Contact(s): Mark Kuykendall , Zachary Huang
New insights into the reproductive secrets of one of the world’s tiniest and most destructive parasites – the Varroa mite – has scientists edging closer to regulating them.
“If you know your enemies better, you can come up with new ways of controlling them,” said Michigan State University entomologist Zachary Huang, whose research explores the fertility of the notorious mite, a pest that is devastating honeybee populations worldwide. The mite sucks the blood of honeybees and transmits deadly viruses.
The Varroa mite’s lifecycle consists of two phases: one where they feed on adult bees, called the phoretic phase, and a reproductive phase that takes place within a sealed honeycomb cell, where the mites lay eggs on a developing bee larva.
The MSU-led study, published in the current issue of Scientific Reports, shows that the mites clearly prefer to infest adult bees at mid-age, or during the nurse phase of a bee’s lifecycle when they take care of larvae, rather than during the younger (newly-emerged) or older (forager) phases of an adult bee. The study also found that the physiological type of a host bee had significant effects on the mite’s reproductive fitness and success later on.
“Our study clearly demonstrated that Varroa mites preferred nurses over the older and younger bees,” said Huang, the study’s lead author. “Further, we showed that feeding on different hosts gave them different reproductive outputs.”
Mites chose bees in the nurse phase of their lifecycle – the nutritional prime of bee life – over their older and younger counterparts at significantly higher rates. Also, those who fed on nurses had the highest reproductive success rates and the lowest infertility rates.
Previous studies have shown that the mites can easily choose their reproductive hosts, but Huang’s study shows that they can go one step further: the mites can correctly pick the most nutritious bees to suck blood from.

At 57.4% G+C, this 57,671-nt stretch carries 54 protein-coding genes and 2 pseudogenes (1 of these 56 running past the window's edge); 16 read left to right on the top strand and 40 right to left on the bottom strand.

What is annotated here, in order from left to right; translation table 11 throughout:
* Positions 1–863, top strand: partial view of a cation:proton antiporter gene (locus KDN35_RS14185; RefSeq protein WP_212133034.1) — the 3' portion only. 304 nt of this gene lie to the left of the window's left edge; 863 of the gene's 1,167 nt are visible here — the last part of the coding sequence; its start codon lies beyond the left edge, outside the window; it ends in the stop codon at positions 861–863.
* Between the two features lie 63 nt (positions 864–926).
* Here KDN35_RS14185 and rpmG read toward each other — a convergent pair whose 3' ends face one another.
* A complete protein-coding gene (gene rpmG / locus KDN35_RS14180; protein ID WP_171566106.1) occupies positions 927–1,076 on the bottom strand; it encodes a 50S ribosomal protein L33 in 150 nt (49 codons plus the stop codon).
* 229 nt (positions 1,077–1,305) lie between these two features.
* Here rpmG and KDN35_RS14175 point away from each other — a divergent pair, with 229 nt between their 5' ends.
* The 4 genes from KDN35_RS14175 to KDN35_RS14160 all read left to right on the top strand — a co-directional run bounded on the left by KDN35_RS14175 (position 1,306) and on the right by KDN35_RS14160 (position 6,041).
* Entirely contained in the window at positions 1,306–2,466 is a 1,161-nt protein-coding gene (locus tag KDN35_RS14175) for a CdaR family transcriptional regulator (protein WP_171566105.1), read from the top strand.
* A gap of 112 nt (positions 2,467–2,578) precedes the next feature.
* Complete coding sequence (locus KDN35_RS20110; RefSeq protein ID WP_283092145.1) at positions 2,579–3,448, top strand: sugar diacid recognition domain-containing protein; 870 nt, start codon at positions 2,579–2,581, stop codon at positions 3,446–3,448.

“This might seem very smart for the mites because they do not realize the reproductive advantage right away, but through natural selection this is rather easy to achieve,” Huang said. “The mites who made the correct choice will have more babies and their genes will become more dominant over time.”
The recent results have helped researchers zero in on mite reproductive and nutritional preferences and are a significant step in understanding the mysterious, parasitic relationship between the Varroa mite and the honeybee.
“This is an important step in understanding mite reproductive biology,” Huang said. “We can utilize this information as a step toward finding ways to regulate them.”
In future research, Huang will look to identify what precise factors the mites are relying on for their reproductive success.
“If they require a certain factor to have babies we can regulate that factor without affecting the bees – only the mites – and reduce their reproduction,” Huang said. “Instead of killing them with a chemical, this could eventually lead to a more natural way of mite control and a better outlook for honeybees.”
MSU entomologist Xianbing Xie and Zhijiang Zeng from Jiangxi Agricultural University in China joined Huang as coauthors of the study. Huang’s research is supported in part by MSU AgBioResearch.